• caspiancomic says:

       This is where I’m at right now with FFT:A2 for the DS. I played it for like three days straight a couple of weeks ago, and haven’t played it since. I want to jump back in, but I now that by now I’ve forgotten what’s happening in the story, who the characters are, why I should care, what strategic arcs I had in mind for all my units, etc. If you put more than a couple of days between major sessions in these JRPGs you lose track of everything.

      • neodocT says:

         It helps that the plot in FFT:A2 is so inconsequential as to not factor into my enjoyment of the game at all.

        I am also in between gaming sessions of this game, but hoping I can pick it back up durwing a trip this weekend.

        • Anthony J. Rand says:

          A2 is the only game in the series where I skip right past the story to get back to the gameplay.

      • ItsTheShadsy says:

        That’s an obstacle I hit too. I took a few days off FFVIII, and I completely forgot how I had junctioned/specialized my party.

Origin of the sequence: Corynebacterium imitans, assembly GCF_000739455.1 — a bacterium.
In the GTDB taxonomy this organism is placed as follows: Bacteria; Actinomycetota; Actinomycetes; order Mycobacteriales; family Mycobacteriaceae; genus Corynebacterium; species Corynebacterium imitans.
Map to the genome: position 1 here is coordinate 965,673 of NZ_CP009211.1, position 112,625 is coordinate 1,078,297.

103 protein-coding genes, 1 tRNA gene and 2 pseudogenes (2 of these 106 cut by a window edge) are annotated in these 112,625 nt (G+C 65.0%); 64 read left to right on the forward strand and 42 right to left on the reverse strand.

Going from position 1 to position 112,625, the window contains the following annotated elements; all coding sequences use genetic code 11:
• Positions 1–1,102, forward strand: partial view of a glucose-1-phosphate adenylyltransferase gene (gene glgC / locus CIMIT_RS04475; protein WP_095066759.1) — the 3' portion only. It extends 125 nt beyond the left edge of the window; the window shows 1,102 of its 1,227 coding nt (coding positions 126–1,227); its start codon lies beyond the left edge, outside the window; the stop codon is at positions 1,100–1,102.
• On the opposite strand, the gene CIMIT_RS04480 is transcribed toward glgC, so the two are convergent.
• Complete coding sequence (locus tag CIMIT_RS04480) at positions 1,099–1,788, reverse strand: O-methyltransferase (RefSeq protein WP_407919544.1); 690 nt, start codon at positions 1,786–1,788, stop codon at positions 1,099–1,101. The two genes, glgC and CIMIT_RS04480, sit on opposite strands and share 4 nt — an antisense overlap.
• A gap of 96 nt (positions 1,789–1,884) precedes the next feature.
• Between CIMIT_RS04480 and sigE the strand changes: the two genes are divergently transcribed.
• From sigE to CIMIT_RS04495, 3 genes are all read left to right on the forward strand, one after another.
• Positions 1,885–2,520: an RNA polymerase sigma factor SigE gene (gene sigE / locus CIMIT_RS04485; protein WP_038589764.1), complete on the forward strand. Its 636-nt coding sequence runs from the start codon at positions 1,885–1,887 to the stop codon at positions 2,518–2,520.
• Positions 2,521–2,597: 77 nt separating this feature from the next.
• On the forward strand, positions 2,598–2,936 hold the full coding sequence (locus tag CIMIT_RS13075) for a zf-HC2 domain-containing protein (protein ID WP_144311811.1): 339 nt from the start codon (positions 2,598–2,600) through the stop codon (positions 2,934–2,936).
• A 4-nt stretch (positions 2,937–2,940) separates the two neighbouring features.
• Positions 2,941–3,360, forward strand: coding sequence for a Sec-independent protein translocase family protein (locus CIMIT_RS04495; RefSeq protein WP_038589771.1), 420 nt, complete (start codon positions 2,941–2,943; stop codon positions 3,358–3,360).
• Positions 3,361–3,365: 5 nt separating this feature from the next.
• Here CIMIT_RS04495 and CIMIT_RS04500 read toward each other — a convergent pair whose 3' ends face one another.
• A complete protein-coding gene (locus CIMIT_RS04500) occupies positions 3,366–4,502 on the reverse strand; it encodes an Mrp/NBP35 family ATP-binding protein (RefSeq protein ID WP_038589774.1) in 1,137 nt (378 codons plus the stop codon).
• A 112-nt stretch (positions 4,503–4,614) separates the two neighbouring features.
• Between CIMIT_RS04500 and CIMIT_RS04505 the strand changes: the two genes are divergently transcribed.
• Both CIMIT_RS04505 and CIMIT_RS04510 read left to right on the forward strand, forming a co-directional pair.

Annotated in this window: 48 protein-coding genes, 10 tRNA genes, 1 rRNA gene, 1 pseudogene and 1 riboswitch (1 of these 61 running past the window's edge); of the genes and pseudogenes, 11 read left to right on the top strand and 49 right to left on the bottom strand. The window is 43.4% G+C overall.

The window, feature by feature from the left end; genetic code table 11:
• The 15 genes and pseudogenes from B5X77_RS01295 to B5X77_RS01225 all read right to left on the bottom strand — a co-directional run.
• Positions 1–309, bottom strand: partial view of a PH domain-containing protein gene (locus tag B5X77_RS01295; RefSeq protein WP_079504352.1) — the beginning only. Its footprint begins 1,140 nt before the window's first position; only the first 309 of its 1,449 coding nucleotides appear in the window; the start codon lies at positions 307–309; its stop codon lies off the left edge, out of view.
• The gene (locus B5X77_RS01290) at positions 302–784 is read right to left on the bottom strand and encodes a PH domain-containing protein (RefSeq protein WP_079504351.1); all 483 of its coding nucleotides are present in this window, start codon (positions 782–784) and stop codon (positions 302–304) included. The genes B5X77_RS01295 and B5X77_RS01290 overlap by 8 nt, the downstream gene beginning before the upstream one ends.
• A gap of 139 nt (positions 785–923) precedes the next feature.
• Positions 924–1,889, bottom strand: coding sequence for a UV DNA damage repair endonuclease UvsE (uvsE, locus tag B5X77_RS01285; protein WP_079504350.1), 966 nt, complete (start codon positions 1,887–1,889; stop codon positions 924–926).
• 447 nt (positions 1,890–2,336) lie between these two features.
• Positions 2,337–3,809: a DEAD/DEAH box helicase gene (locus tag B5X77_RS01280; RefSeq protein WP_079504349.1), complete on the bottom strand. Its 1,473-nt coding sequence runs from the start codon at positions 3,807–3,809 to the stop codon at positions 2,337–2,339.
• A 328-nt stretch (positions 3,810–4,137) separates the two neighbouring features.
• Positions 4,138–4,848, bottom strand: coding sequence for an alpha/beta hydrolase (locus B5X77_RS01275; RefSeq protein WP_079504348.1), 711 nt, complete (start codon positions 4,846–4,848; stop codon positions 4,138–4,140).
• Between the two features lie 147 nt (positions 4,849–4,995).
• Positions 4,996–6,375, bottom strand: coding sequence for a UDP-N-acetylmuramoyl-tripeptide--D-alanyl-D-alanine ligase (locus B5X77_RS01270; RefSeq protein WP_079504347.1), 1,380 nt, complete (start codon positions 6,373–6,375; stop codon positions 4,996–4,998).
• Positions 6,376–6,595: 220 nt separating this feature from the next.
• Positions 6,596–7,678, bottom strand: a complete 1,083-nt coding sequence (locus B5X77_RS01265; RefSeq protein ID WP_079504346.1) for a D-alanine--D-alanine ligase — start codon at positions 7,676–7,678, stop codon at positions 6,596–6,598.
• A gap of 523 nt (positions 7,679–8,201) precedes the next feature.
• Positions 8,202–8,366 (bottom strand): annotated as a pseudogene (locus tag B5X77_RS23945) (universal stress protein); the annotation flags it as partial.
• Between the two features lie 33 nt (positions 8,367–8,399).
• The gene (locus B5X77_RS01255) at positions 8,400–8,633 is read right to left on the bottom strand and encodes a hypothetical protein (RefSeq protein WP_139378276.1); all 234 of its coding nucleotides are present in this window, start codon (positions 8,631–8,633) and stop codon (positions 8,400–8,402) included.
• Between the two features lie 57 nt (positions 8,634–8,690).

•  It was all about Fran, her fine backside, and her boytoy posse, of course! Vaan and the kids were just hangers-on. ;-)

    • Sleverin says:

       It’s too bad 12 has so much potential to be really awesome, but some of the story falls flat and the character design is goddamn fucking retarded.  I mean seriously, why are the main characters the only ones who look like they should be in the Shibuya district bboying while every npc looks setting standard?  Exempting Balthier though, his whole character is goddamn fantastic and his outfit is perfect for the steampunkish feel the game has, and his whole sky pirate angle. 

      Maybe try 9 over or just read up on the story?  Every time I play 9 I forget how amazingly addicting that game is to play and then I end up 60 hours in all of a sudden with the most ridiculous party ever.  Oh, and Freya.  Best character, just saying that now.

      Also, I love that the auto correct thinks Shibuya is a wrong word but bboying is okay.

      • Necrogem says: